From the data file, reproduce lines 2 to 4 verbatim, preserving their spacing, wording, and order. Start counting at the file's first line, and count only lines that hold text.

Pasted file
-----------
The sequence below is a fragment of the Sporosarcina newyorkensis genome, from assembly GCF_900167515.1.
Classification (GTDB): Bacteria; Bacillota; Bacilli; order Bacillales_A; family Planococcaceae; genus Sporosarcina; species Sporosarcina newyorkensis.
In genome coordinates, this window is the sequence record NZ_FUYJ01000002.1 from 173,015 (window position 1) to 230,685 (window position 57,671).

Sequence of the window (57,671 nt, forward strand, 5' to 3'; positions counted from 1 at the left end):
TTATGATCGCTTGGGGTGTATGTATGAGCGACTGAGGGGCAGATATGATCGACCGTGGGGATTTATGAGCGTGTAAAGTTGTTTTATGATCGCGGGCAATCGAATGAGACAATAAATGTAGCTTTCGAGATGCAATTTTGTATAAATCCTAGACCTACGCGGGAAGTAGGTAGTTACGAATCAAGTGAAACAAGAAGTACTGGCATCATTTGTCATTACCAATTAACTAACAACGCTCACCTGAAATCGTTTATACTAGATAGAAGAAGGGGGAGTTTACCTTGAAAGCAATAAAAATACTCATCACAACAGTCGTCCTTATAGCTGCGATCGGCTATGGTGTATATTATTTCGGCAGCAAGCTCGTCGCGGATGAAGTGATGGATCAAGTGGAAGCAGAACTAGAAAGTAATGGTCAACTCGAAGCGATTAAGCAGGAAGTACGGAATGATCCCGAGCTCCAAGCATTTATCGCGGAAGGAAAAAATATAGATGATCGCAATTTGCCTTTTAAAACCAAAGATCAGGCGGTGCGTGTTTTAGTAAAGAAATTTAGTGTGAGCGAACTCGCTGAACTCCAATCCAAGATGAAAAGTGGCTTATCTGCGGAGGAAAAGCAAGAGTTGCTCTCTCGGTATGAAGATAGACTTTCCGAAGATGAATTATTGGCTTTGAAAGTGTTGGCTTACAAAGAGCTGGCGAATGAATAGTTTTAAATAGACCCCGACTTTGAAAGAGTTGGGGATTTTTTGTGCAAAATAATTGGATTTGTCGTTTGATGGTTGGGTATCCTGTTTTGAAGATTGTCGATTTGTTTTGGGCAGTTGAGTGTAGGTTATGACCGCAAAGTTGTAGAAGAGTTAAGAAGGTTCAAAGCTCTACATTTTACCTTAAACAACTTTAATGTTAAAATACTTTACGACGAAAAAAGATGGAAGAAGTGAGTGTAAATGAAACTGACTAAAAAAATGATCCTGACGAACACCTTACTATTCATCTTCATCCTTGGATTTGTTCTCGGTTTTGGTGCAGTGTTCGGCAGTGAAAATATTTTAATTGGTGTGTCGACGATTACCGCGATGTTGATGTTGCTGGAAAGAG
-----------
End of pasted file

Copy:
Classification (GTDB): Bacteria; Bacillota; Bacilli; order Bacillales_A; family Planococcaceae; genus Sporosarcina; species Sporosarcina newyorkensis.
In genome coordinates, this window is the sequence record NZ_FUYJ01000002.1 from 173,015 (window position 1) to 230,685 (window position 57,671).

Sequence of the window (57,671 nt, forward strand, 5' to 3'; positions counted from 1 at the left end):